Climate Carnival


The Climate Carnival at the County Fairgrounds July 16 drew between 1,200 and 1,500 visitors. The overflowing Free Store, the Repair Cafe, Bike Repair shop and the recycled bikes giveaway were always crowded and the volunteers running these activities were busy non-stop. The tabling section included at least two dozen organizations focusing on various aspects of climate action - a unique opportunity to mingle with other activists, learn lots and interact with people, some of whom we had known only over Zoom.


At least nine Climate Smart Committees were present - educating, recruiting, illustrating accomplishments and more. Our Climate Smart Committee shared a table with Philmont Climate Smart and had a poster highlighting the opportunity for hydroelectric power from the Agawamuck Creek at both the Summit Lake Dam and the Paper MIll Dam near the old Town Court site in Mellenville.


Alongside the poster, we conducted two science demonstrations illustrating the conversion of potential energy into kinetic energy to do work with the use of simple machines. In one demo, a tennis ball fell onto a lever, which launched a small object into the air. In the other, we demonstrated a makeshift waterwheel (see photo), which reeled in a load on a string. One middle schooler agreed with his mom that it would be a good science project. The adults saw the connection between the demos, our poster on hydropower and the new town hall.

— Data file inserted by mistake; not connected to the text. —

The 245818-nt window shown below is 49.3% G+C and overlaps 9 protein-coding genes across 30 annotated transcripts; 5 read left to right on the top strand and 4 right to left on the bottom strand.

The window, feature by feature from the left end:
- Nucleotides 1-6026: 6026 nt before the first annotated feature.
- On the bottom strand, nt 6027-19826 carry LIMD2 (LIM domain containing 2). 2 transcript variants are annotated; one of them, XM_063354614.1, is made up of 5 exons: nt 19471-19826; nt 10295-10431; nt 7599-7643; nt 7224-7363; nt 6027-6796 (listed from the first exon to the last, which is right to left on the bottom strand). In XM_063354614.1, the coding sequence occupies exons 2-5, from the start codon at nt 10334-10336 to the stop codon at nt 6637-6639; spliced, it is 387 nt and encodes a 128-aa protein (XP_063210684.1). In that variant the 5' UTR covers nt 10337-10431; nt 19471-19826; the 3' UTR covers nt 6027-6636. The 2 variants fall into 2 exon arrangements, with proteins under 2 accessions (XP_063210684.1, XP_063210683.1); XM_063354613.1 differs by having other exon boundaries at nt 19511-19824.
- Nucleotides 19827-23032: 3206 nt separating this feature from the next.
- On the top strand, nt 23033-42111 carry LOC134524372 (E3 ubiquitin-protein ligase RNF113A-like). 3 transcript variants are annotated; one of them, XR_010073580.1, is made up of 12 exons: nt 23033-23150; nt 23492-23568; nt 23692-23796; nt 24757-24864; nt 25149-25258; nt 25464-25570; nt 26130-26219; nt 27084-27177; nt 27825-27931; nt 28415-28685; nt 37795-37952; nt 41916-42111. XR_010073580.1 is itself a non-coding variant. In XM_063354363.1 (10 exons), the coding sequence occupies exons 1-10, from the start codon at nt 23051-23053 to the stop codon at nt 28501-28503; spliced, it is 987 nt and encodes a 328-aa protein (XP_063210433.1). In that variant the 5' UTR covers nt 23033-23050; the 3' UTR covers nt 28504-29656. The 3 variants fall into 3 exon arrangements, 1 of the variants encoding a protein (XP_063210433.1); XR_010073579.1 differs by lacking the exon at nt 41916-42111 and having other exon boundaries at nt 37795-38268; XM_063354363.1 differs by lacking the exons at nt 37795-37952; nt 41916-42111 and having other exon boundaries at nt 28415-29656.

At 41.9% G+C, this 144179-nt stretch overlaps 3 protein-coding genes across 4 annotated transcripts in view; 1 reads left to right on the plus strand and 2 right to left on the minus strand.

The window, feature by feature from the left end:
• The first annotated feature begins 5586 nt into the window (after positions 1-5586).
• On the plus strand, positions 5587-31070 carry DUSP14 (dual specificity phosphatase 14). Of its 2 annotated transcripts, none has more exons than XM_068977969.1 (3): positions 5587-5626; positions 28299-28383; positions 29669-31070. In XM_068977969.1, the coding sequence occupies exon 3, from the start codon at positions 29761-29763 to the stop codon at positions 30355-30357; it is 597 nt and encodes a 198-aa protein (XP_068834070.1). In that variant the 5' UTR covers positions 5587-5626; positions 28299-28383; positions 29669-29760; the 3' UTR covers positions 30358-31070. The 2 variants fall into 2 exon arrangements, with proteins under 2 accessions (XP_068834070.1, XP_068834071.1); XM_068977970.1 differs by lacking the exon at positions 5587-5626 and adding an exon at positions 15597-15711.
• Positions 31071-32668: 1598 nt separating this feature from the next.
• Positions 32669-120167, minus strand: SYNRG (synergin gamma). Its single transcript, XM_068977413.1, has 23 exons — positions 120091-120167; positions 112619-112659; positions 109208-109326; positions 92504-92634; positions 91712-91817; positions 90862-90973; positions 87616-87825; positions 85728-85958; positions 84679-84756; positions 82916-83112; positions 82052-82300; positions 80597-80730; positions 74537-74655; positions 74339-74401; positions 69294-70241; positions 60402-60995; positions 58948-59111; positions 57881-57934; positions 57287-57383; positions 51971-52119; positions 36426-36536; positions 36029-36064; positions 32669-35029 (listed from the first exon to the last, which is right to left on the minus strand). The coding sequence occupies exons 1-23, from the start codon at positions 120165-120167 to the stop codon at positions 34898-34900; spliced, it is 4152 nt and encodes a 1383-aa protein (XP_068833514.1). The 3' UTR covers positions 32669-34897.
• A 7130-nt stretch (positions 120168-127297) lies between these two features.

Thanks to our many volunteers who helped plan and staff our tabling event - Katy Cashen, Mark Menne, Victoria Masters, Brenda Shufelt, and our Philmont colleagues, Tom Paino, Susan Michie, Allison Hoppe.


Much of the focus this year at the Climate Carnival was about waste reduction. The Free Store and Repair Cafe are excellent examples. Waste, especially organic matter sent to landfill, creates Greenhouse Gasses and depletes natural resources. Finding ways to reuse what is wasted reduces the costs to landfill, restores value and avoids depleting natural resources to make new products. Communities that develop reuse centers realize many benefits - lower cost of landfill and potential revenues from selling used and repaired products. Some communities even develop job training programs to put people to work.


The purpose of the Climate Carnival was to illustrate actions that mitigate and prevent climate change and help restore the ecosystems on which our society depends. Composting and reusing our discards diverts waste from landfills, thus reducing costs to the community, decreasing the generation of climate-warming gasses like methane. Reuse activities such as a free store, repair cafes and composting also add value in the community. The Carnival gave a spotlight to several dozen organizations and businesses that are leading the way for improving energy efficiency, engaging volunteers in meaningful action, and educating our communities on paths to sustainability. The Climate Carnival demonstrates the value of the Zero Waste movement. Reuse, repair, and Free Store all save money for the community and individuals by keeping ‘waste’ out of landfill.


Thank you to the sponsoring Columbia County Climate Smart Communities Task Force, the many local Climate Smart Committees and sister organizations and hundreds of volunteers that took action and created such a fun and learningful day.


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